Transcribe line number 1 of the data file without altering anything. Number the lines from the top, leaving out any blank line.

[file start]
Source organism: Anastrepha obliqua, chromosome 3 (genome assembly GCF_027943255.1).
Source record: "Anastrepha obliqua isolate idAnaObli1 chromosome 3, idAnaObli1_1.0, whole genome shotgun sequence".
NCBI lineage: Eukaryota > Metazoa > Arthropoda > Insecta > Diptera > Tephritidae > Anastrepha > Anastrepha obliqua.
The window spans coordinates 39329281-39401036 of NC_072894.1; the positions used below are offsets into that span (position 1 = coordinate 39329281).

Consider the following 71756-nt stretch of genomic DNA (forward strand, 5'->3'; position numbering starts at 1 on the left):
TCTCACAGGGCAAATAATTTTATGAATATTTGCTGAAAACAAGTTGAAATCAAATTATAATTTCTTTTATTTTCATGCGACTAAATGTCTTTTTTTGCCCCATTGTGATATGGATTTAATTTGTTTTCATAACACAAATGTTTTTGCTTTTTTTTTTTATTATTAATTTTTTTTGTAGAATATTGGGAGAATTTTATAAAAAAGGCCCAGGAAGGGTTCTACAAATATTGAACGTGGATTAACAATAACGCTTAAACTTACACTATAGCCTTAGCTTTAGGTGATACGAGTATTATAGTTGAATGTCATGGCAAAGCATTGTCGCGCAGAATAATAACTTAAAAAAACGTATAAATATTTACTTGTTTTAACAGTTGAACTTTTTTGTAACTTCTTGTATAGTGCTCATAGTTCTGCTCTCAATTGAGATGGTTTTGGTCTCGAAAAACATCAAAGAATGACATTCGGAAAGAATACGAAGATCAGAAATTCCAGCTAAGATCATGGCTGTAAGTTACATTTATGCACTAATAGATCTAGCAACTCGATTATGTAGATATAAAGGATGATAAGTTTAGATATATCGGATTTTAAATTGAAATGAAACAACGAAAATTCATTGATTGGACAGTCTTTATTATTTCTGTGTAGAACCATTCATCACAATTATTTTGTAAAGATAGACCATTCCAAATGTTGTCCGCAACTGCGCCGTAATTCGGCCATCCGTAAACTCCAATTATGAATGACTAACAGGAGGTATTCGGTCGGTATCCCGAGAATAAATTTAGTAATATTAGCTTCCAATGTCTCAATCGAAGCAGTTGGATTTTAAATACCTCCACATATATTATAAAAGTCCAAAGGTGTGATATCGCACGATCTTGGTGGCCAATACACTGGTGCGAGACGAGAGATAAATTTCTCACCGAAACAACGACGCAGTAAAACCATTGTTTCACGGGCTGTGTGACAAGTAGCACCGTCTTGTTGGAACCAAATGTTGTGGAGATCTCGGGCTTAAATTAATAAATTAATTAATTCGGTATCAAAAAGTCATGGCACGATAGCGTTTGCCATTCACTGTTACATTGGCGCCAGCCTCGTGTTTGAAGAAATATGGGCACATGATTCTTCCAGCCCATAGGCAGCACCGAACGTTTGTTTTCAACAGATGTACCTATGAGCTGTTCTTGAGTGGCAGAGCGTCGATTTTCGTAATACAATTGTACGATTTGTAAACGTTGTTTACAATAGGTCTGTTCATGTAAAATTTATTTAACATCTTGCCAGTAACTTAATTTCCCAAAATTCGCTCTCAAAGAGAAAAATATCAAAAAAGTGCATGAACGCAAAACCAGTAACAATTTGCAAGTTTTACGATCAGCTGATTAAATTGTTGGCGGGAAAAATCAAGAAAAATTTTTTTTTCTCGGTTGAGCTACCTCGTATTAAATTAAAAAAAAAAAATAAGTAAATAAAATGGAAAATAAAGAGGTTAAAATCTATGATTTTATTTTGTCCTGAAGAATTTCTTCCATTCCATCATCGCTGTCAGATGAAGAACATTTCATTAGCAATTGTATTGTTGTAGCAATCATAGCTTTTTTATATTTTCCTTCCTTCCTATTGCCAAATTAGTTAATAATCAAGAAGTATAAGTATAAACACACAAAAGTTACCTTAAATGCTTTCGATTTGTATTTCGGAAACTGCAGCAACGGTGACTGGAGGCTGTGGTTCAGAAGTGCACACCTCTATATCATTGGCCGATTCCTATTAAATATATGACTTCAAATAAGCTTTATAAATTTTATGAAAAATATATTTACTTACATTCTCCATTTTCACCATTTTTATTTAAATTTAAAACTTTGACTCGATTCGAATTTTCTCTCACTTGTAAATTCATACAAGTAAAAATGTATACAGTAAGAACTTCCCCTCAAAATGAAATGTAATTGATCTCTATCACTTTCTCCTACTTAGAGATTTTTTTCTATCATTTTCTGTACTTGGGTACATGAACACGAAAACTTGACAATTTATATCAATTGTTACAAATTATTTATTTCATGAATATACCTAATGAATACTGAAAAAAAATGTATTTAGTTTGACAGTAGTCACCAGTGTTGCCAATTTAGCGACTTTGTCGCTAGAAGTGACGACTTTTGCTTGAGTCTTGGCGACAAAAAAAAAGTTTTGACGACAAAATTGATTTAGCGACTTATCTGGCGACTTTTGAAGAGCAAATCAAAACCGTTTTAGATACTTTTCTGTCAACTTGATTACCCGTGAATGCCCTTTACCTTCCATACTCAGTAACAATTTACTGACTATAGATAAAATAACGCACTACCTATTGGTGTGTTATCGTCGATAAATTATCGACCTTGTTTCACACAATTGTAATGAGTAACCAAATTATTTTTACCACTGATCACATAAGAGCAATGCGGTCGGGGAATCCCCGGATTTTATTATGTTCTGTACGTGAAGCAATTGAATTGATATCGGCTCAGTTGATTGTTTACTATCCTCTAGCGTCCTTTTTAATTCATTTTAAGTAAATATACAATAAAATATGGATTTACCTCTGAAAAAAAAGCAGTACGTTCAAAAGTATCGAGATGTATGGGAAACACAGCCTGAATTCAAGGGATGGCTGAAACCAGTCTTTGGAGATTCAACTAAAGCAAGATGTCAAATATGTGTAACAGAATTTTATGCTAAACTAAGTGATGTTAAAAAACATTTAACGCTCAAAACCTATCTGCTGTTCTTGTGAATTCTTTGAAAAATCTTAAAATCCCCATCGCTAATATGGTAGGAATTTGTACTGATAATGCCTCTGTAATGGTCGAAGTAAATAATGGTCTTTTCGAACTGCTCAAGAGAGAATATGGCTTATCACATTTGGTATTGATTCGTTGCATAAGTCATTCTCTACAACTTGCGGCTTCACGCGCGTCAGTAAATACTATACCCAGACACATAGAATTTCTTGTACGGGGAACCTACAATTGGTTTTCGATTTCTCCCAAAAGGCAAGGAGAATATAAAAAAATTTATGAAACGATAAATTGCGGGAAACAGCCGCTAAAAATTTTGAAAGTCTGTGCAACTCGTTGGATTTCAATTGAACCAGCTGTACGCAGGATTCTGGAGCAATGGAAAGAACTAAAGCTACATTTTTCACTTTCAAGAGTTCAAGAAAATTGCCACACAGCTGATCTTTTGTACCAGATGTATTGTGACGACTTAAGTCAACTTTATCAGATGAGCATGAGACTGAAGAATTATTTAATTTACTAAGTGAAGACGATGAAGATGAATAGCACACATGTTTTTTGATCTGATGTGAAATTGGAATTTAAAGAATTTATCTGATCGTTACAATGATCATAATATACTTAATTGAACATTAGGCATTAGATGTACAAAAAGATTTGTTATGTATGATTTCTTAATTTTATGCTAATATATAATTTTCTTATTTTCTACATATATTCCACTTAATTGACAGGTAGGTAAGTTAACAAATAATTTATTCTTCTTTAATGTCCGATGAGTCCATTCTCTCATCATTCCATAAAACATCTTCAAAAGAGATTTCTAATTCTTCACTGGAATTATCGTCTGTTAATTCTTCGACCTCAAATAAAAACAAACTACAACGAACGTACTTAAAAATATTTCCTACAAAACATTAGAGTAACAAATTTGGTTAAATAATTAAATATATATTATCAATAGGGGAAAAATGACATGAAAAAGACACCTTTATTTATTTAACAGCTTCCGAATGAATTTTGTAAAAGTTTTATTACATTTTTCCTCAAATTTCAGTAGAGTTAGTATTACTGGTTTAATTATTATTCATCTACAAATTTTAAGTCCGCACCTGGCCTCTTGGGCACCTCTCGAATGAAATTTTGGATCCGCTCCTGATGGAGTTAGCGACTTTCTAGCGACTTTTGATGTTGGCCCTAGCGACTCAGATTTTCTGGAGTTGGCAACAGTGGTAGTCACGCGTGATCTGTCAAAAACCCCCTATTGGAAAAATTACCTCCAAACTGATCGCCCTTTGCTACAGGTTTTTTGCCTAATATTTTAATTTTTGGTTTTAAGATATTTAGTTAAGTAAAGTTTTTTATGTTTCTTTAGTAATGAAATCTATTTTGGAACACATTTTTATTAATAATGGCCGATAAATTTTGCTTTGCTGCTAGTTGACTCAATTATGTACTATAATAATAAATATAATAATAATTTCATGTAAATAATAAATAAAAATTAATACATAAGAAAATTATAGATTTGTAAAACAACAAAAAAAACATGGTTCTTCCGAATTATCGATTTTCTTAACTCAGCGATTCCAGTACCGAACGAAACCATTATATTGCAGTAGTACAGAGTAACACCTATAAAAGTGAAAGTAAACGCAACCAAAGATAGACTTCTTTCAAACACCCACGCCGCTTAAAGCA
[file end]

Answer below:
Source organism: Anastrepha obliqua, chromosome 3 (genome assembly GCF_027943255.1).